Here Comes The Couture Bride: Paris’ Outrageous Wedding Dresses
PARIS — The Billy Idol song ‘White Wedding’ boomed through Jean Paul Gaultier’s hallowed headquarters, as a motley crew of brides-to-be walked down a central runway, led by the “mother of all brides” dressed in flyaway layers of tulle, matched with a lace bomber jacket for the designer’s spring/summer 2015 couture show.
Other brides followed, dressed in jeans and shorts or wrapped in cellophane, no less, in the case of Naomi Campbell who was minimally clad as a wedding bouquet in a look that closed JPG’s first couture show since he announced last year that he was ditching ready-to-wear in favor of his first love.
The parade, which was met with raucous cheers, was called “61 ways to say yes.”
With its cavalcade of beginning-to-end bridal madness, the JPG show broke convention. As fashion week fans know, a wedding dress more usually provides the grand finale during couture week shows, not the first or, in this case multiple subsequent looks.
Long a staple of couture shows, more usually the bridal extravaganza marks the final moment when a half-dozen men in smart suits swoop in to lift the train of the model bride, as she turns for photographers so she can get back to base camp without walking on her own outfit.
Some of the trains are so vast that they take up about half of the catwalk, like the Ralph & Russo dazzling finale piece shown at the Grand Palais which capped a beautiful collection.
Elie Saab also rarely disappoints with ostentatious bridal numbers. It is no wonder that princesses come to view his shows, although one, along with about twenty reporters, was locked out from this week’s event by the Paris police, who bolted down the doors of the chosen venue at the Palais Chaillot on the dot at one, with several frail looking fashionista waving invites at them, as if they feared a riot.
Saab’s wedding gown was inspired by the gowns his mother wore, in a show entitled “Beirut: Chasing a Dream.” Think decorative floral motifs on beaded gowns: the models looked like the beautiful ghosts of glamorous women of yesteryear, dressed to ethereal delectation.
While Paris Fashion Week saw some beautiful, more traditional wedding dresses that made one think of some of the old-school designs (from 1775—2014) at London’s Victoria & Albert Museum for their current wedding dress exhibition—one features a train so vast that it could make up a dining cloth for a grand dining table—the Gaultier show smacked of some of the rebellious spirit running wild through couture this week.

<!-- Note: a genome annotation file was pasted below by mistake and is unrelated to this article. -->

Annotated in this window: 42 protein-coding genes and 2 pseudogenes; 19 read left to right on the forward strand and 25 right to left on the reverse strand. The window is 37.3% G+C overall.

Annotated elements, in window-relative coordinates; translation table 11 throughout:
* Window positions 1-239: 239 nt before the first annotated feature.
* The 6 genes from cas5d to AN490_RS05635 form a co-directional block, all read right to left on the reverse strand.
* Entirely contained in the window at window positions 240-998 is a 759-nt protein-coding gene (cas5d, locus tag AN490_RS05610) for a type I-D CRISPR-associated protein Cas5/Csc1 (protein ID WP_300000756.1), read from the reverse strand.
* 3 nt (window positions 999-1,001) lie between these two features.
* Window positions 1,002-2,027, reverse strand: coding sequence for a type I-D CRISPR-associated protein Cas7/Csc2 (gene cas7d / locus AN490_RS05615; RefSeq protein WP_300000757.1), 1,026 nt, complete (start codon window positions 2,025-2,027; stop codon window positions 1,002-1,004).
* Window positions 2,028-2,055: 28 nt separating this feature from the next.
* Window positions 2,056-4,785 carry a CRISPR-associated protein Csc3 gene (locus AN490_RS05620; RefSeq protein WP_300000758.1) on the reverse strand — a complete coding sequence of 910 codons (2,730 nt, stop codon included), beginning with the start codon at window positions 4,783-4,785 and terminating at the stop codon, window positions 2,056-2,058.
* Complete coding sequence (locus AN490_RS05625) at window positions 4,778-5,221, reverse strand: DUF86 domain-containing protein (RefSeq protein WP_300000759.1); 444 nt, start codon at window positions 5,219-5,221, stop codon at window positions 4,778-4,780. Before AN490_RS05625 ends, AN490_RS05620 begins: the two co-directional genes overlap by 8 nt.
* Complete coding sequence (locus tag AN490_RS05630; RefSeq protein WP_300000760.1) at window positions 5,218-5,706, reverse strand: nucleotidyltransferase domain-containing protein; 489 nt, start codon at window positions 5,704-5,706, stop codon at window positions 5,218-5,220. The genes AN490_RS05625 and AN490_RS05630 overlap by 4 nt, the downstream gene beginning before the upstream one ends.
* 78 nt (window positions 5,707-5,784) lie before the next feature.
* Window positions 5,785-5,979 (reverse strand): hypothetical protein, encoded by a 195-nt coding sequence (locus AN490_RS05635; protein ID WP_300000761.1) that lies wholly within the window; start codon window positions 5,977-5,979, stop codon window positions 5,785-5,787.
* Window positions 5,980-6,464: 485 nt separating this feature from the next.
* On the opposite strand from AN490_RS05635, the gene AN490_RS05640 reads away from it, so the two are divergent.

In place of a white wedding dress, Bouchra Jarrar, considered fresh young blood and alternative in style to the old-school of couture designers, sent out a smoking suit as her wedding look. When asked if she had included any other wedding dresses in the collection, she pointed to a black see through design on her mood board. “The wedding dress is not my style, and while I love so many elements of couture like the hand-crafted and the workmanship, I want to bring it all into the year 2015.”
Or consider also the gold finale pieces at the show for the revived house of Schiaparelli. This included wayward hats worn by women who walked like divinely styled creatures that were caged in a palace for rare butterflies. These brilliant and original looks harked back to the heyday of the designer who had a thing for shocking pink and lobsters.
The final “wedding” look was a gold jacket shimmering with over sized lapels that was attached at the back to a gold narrow train. Tights were worn on the legs. The model spotted a vast Afro hairdo in place of a characteristically fabulous Schiap hat.
Gold was also in favor with the young couture designer Julien Fournie who sent out a beautiful collection that culminated in a gold goddess creation decorated in sumptuous exotic jewelry. The designer got emotional rounds of applause backstage as he spoke of the inspiration which perhaps hinted at the recent Paris attacks.
“I wanted to create a goddess-like creature and a woman who is free with a sense of the freedom that comes with travel,” Fournie said. “I want there to be a sense of liberty and for anyone that comes to my country to create something to be free to do so.”
Meanwhile, Viktor & Rolf were having none of it. They sent out models decked in flowers and what looked like hay twigs decorating their voluminous and amusing cotton dresses, which fanned out wide around the thighs and looked like walking bee-hives.